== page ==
[Snort-users] Code Red attacks - a warning.

Tom Rowan tom.rowan at ...3394...
Tue Sep 18 03:21:02 EDT 2001


Something like that MIGHT work.
But, are you not opening yourself up to being seen to commit the same
offense(s) that the original author of Code Red is? You are using
someone elses
system without their permission... which is illegal!
 
While it is an honourable thought, I think you've got to be careful
here.
 
Tom
-----Original Message-----
From: Franki [mailto:franki at ...2492...]
Sent: 18 September 2001 09:55
To: snort-users at lists.sourceforge.net
Subject: RE: [Snort-users] Code Red attacks


couldn't we just write an upload a bat file for the server to run ???
 
ie: update.bat
 
ftp www.update.microsoft.com/yada/yadda/yadda
 
get /updates/something/iisupdate.exe
 
c:\somewhere\iisupdate.exe
 
shutdown -r now #couldn't remember the windows version of that so I
substituted the *nix version,, you get the idea.
 
would that not work?? and since the patch gets downloaded from a MS
server, its less likely to get detractors... 
 
you could also have it email the admin of the server, something to the
effect...
 
 
After hours of sustained requests from your server to one of ours,  our
server response has activated,, and has responded to YOUR
servers REQUEST by telling it to download the patch from microsoft... if
you are reading this, there is a good chance it was sucessful, and you
are no longer suseptable to Code red and its variants.
however, this does not exclude the possibility that sometime in the
period that you were infected, your server did not have "back doors"
installed. you should look into this and take the necessary steps.
 
 
I think thats a nice solution, and it makes it clear that the other
server requested the info, and that the patch was the response...(its
just like manually downloading stuff from the web, if you download a
dodgy program and install it, you can't blame the guy who wrote it
legally because he didn't force you to install it.... you requested the
download..... see what I mean?
 
 
 
rgds
 
Frank
 
 
 
 
-----Original Message-----
From: snort-users-admin at lists.sourceforge.net
[mailto:snort-users-admin at lists.sourceforge.net]On Behalf Of Jason
Withrow
Sent: Tuesday, 18 September 2001 8:33 AM
To: 'Jason Withrow'; 'Greg Wright'
Cc: snort-users at lists.sourceforge.net
Subject: RE: [Snort-users] Code Red attacks


I think we should write that.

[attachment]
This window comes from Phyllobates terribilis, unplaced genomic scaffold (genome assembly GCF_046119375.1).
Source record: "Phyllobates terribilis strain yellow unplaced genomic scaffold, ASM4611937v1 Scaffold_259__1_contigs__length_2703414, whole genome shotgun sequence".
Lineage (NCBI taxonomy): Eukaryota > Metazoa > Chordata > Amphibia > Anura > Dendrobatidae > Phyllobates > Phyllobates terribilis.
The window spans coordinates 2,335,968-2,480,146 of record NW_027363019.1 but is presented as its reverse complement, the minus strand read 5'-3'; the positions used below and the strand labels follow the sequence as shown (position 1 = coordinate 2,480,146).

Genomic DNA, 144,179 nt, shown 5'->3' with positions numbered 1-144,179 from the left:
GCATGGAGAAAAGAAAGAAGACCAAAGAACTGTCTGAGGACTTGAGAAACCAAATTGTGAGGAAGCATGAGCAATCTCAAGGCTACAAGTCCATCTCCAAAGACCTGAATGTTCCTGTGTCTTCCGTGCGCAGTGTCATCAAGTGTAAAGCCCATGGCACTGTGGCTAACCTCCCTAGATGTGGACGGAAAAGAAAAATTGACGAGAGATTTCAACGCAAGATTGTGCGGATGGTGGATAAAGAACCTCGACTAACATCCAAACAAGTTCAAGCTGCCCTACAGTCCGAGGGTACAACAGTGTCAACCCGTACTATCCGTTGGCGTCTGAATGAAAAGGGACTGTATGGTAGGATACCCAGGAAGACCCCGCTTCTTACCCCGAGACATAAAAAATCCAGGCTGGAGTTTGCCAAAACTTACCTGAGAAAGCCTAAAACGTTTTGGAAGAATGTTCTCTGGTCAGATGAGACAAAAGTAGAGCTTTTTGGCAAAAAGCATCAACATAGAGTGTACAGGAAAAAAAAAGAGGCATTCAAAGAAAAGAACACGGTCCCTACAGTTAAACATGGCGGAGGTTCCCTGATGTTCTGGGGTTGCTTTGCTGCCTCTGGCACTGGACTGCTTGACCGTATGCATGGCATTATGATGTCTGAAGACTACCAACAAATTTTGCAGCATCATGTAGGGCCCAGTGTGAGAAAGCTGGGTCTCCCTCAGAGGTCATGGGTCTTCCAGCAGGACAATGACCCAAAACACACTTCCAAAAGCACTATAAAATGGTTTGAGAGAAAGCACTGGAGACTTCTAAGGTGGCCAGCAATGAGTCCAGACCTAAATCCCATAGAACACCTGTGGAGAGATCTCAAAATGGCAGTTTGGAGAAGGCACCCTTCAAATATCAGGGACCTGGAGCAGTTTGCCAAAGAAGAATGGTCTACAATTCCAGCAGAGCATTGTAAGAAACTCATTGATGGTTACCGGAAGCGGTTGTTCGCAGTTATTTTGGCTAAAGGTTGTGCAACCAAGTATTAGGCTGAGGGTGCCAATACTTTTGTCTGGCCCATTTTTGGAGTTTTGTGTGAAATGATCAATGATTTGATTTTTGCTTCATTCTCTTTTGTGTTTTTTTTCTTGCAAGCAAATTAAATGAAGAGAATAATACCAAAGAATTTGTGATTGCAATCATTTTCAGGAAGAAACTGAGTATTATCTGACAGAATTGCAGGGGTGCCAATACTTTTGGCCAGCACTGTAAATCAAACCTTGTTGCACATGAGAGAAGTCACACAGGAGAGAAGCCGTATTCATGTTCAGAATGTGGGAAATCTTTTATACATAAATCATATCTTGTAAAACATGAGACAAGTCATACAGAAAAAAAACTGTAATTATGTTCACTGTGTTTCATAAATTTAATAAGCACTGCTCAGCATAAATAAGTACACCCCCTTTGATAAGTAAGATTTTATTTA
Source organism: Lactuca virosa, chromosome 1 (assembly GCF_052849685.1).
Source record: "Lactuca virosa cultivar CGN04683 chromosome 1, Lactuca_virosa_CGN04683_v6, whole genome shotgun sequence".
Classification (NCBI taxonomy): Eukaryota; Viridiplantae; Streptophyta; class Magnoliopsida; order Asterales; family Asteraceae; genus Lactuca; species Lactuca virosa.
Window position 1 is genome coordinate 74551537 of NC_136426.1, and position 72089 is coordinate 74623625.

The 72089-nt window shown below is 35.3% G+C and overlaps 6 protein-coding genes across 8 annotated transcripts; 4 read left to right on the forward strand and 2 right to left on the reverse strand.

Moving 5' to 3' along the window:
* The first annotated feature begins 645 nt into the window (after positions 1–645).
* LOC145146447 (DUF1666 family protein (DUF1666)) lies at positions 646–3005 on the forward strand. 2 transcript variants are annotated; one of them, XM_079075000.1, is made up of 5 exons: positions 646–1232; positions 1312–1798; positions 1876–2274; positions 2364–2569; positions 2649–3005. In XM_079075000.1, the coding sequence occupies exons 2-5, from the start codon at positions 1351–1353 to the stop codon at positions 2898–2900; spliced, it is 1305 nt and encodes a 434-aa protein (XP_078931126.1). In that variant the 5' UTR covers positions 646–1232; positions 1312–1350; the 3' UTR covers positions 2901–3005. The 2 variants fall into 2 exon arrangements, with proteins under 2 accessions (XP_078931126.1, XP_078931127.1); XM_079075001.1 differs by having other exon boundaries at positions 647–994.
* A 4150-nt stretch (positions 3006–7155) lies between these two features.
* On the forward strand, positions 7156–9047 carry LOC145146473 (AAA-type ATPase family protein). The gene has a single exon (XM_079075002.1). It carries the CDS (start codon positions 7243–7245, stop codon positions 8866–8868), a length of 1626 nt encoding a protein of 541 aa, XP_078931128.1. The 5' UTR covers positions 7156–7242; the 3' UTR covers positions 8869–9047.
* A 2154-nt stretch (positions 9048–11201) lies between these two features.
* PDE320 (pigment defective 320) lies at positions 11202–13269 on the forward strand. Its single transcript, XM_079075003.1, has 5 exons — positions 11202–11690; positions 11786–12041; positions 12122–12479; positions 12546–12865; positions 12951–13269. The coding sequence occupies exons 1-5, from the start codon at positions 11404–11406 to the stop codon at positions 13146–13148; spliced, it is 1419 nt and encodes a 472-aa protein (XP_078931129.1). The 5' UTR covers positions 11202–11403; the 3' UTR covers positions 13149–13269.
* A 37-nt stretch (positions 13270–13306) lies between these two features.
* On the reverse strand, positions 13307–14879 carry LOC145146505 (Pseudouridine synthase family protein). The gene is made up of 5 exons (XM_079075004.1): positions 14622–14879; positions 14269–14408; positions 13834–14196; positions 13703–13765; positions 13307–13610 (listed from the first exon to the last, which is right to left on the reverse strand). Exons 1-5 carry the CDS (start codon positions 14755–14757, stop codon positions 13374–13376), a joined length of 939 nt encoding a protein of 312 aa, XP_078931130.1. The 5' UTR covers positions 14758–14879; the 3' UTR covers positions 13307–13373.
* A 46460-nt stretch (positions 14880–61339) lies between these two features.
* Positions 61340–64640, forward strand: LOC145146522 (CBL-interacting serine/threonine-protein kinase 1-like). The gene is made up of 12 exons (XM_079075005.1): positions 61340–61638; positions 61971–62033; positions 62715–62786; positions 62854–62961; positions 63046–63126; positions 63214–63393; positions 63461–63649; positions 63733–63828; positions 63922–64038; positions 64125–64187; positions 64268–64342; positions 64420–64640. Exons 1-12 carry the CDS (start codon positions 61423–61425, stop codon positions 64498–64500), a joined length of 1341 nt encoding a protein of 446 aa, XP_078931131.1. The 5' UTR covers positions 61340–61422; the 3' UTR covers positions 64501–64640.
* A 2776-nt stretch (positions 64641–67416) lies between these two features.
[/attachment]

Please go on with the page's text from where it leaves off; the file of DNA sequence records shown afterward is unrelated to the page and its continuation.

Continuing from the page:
The world will be a better place.
 
So the question now is how can we upload the patch?

WE know that there will most likely be a cmd shell living in c, which
has been shared out thru IIS and has been given execute permissions by
Code Red’s infection process.
 
I guess we would have to send a carefully crafted url response back,
passing parameters back to cmd.exe to invoke the ftp.exe???
 
 
- Jason
 
-----Original Message-----
From: snort-users-admin at lists.sourceforge.net
[mailto:snort-users-admin at lists.sourceforge.net] On Behalf Of Jason
Withrow
Sent: Monday, September 17, 2001 8:23 PM
To: 'Greg Wright'
Cc: snort-users at lists.sourceforge.net
Subject: RE: [Snort-users] Code Red attacks
 
I like it.
 
It makes complete sense to me.
 
- Jason
 
 
-----Original Message-----
From: snort-users-admin at lists.sourceforge.net
[mailto:snort-users-admin at lists.sourceforge.net] On Behalf Of Greg
Wright
Sent: Monday, September 17, 2001 7:56 PM
To: 'snort-users at lists.sourceforge.net'
Subject: RE: [Snort-users] Code Red attacks
 
I liked the idea of configuring the server to return data to an
exploited system that will patch the hole, however the potential
legality issues frighten me, however I wonder...
Isn't it possibly a little convoluted in that the exploited system that
you are 'putting' data on is actually requesting *something* from your
server initially. The action of 'putting data' is the serving of a
request initiated by the infected system.
If you were to put data on your web server system that stops CodeRed,
and an affected box attempted to scan for and pass a request to your
server, then the data that it passes back was not sent directly, but
sent in response to a request.
What is the general opinion on this? 
Regards, 
Greg Wright 
-----Original Message----- 
From: Erek Adams [ mailto:erek at ...577...] 
Sent: Tuesday, 18 September 2001 8:22 AM 
To: Jason Withrow 
Cc: 'Gordon Ewasiuk'; snort-users at lists.sourceforge.net 
Subject: RE: [Snort-users] Code Red attacks 
On Mon, 17 Sep 2001, Jason Withrow wrote: 
> What is the legal issue, it is a purely defensive mechanism. 
Well...  I'm not a lawyer, but:  You're doing _something_ to someone
elses 
machine--Uninvited.  That in and of itself can put you in a lot of legal

hotwater, depending on the remote sites security policy.  Now, I'm not
arguing 
the morality of what you're doing, or what you intend to do, but the act
of 
accessing someone elses stuff without consent puts you into the same
class as 
a 'hacker' in a lot of corportate security policy eyes. 
Instead, "Do the Right Thing".  :)  Anyone from your local subnets, give
them 
a call.  Most of the CR{I,II,III} tend to target the local subnets over
remote 
ones.  A quick use of whois and traceroute will usually give you a fair
idea 
of where someone is at physically. 
Or simpler, block them at the router.  ;-) 
----- 
Erek Adams 
Nifty-Type-Guy 
TheAdamsFamily.Net 
 
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